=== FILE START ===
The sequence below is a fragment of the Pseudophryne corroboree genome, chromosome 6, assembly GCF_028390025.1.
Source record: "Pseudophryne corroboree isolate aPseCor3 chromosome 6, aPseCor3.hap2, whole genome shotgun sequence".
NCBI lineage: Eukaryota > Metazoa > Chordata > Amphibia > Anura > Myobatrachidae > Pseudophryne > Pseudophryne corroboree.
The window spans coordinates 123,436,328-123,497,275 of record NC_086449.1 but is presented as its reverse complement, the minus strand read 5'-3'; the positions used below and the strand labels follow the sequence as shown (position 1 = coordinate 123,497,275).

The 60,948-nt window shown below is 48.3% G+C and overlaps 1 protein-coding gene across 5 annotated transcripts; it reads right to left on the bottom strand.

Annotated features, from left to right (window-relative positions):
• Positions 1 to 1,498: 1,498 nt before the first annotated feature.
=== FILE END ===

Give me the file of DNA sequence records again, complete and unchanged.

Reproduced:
The sequence below is a fragment of the Pseudophryne corroboree genome, chromosome 6, assembly GCF_028390025.1.
Source record: "Pseudophryne corroboree isolate aPseCor3 chromosome 6, aPseCor3.hap2, whole genome shotgun sequence".
NCBI lineage: Eukaryota > Metazoa > Chordata > Amphibia > Anura > Myobatrachidae > Pseudophryne > Pseudophryne corroboree.
The window spans coordinates 123,436,328-123,497,275 of record NC_086449.1 but is presented as its reverse complement, the minus strand read 5'-3'; the positions used below and the strand labels follow the sequence as shown (position 1 = coordinate 123,497,275).

The 60,948-nt window shown below is 48.3% G+C and overlaps 1 protein-coding gene across 5 annotated transcripts; it reads right to left on the bottom strand.

Annotated features, from left to right (window-relative positions):
• Positions 1 to 1,498: 1,498 nt before the first annotated feature.